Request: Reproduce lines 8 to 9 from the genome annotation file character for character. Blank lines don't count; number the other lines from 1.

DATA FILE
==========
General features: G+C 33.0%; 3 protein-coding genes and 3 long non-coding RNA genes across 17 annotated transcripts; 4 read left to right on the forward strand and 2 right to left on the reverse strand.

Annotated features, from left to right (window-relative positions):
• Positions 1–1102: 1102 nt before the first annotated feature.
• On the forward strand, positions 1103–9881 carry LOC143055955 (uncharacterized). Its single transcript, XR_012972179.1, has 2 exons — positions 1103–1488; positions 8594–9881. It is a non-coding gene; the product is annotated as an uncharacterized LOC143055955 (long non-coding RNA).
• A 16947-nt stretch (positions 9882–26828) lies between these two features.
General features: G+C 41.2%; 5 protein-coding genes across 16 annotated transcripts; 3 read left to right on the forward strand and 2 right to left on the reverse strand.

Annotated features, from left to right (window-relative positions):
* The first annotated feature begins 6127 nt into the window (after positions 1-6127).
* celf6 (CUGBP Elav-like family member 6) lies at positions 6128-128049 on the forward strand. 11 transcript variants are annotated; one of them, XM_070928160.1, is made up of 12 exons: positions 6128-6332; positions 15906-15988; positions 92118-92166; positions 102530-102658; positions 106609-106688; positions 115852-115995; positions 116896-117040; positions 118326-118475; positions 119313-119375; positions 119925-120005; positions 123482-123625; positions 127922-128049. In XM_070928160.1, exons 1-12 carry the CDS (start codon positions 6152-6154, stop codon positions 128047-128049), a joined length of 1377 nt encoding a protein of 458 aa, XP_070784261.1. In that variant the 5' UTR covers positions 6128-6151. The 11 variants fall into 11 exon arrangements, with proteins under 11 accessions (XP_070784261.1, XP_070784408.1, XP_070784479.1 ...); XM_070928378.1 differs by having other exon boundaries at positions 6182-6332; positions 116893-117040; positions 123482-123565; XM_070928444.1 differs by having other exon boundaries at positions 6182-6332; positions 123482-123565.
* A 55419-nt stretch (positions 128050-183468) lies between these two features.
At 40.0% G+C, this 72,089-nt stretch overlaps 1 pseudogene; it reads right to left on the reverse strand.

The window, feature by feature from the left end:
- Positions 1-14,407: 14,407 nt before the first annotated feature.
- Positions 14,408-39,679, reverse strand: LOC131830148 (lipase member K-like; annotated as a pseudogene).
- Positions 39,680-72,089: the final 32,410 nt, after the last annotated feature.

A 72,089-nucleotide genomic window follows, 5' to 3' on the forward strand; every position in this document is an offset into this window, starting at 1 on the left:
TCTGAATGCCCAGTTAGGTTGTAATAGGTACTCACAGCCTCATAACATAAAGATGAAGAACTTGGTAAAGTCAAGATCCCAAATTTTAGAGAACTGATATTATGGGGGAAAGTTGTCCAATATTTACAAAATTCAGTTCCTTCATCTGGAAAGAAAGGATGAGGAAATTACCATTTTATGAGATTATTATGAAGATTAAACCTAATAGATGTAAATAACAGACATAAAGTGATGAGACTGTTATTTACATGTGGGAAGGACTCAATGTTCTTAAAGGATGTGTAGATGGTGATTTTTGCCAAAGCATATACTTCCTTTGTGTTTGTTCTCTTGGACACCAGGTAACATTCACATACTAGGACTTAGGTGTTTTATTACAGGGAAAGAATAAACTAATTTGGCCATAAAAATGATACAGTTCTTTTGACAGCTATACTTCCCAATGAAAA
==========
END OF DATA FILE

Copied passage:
* The first annotated feature begins 6127 nt into the window (after positions 1-6127).
* celf6 (CUGBP Elav-like family member 6) lies at positions 6128-128049 on the forward strand. 11 transcript variants are annotated; one of them, XM_070928160.1, is made up of 12 exons: positions 6128-6332; positions 15906-15988; positions 92118-92166; positions 102530-102658; positions 106609-106688; positions 115852-115995; positions 116896-117040; positions 118326-118475; positions 119313-119375; positions 119925-120005; positions 123482-123625; positions 127922-128049. In XM_070928160.1, exons 1-12 carry the CDS (start codon positions 6152-6154, stop codon positions 128047-128049), a joined length of 1377 nt encoding a protein of 458 aa, XP_070784261.1. In that variant the 5' UTR covers positions 6128-6151. The 11 variants fall into 11 exon arrangements, with proteins under 11 accessions (XP_070784261.1, XP_070784408.1, XP_070784479.1 ...); XM_070928378.1 differs by having other exon boundaries at positions 6182-6332; positions 116893-117040; positions 123482-123565; XM_070928444.1 differs by having other exon boundaries at positions 6182-6332; positions 123482-123565.